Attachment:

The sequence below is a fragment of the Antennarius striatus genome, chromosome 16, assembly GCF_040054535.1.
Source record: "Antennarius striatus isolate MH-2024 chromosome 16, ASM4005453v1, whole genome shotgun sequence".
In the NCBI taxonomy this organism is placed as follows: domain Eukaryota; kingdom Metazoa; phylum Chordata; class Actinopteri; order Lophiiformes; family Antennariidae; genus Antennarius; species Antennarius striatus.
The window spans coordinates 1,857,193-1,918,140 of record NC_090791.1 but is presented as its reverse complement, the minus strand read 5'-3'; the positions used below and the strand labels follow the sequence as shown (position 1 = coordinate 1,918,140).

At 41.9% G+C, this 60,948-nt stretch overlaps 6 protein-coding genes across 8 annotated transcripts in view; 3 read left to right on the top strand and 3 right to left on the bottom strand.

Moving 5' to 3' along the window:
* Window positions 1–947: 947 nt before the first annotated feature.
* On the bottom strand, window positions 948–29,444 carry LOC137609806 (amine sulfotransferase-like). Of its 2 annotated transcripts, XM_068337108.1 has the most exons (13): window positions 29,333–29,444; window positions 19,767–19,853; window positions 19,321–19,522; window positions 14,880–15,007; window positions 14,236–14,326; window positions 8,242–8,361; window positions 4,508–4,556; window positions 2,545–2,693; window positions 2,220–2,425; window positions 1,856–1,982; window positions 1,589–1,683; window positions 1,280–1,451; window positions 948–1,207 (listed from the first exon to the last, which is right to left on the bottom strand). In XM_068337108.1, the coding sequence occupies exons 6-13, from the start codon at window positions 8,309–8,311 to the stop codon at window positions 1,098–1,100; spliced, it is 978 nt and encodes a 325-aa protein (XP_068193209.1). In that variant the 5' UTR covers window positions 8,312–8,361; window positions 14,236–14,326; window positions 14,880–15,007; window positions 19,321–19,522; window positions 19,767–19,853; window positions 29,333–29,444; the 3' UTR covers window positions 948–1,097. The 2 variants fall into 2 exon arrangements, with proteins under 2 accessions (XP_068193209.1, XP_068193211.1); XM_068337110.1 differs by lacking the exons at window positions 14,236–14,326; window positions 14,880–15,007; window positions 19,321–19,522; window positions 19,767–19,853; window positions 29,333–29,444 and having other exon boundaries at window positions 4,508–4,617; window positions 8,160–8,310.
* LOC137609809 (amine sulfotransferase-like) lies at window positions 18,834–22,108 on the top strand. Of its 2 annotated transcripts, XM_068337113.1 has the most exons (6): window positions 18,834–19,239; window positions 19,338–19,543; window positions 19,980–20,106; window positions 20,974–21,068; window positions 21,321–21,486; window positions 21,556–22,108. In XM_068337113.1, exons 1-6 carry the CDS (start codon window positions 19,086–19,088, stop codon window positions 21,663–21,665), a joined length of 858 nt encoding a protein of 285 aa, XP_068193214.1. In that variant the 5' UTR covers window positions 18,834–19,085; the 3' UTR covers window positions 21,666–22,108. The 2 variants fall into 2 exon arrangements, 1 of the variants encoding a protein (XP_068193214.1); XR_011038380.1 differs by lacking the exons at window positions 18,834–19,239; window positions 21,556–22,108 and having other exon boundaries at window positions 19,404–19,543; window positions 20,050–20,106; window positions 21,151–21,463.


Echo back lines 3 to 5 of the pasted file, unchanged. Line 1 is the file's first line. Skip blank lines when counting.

In the NCBI taxonomy this organism is placed as follows: domain Eukaryota; kingdom Metazoa; phylum Chordata; class Actinopteri; order Lophiiformes; family Antennariidae; genus Antennarius; species Antennarius striatus.
The window spans coordinates 1,857,193-1,918,140 of record NC_090791.1 but is presented as its reverse complement, the minus strand read 5'-3'; the positions used below and the strand labels follow the sequence as shown (position 1 = coordinate 1,918,140).

At 41.9% G+C, this 60,948-nt stretch overlaps 6 protein-coding genes across 8 annotated transcripts in view; 3 read left to right on the top strand and 3 right to left on the bottom strand.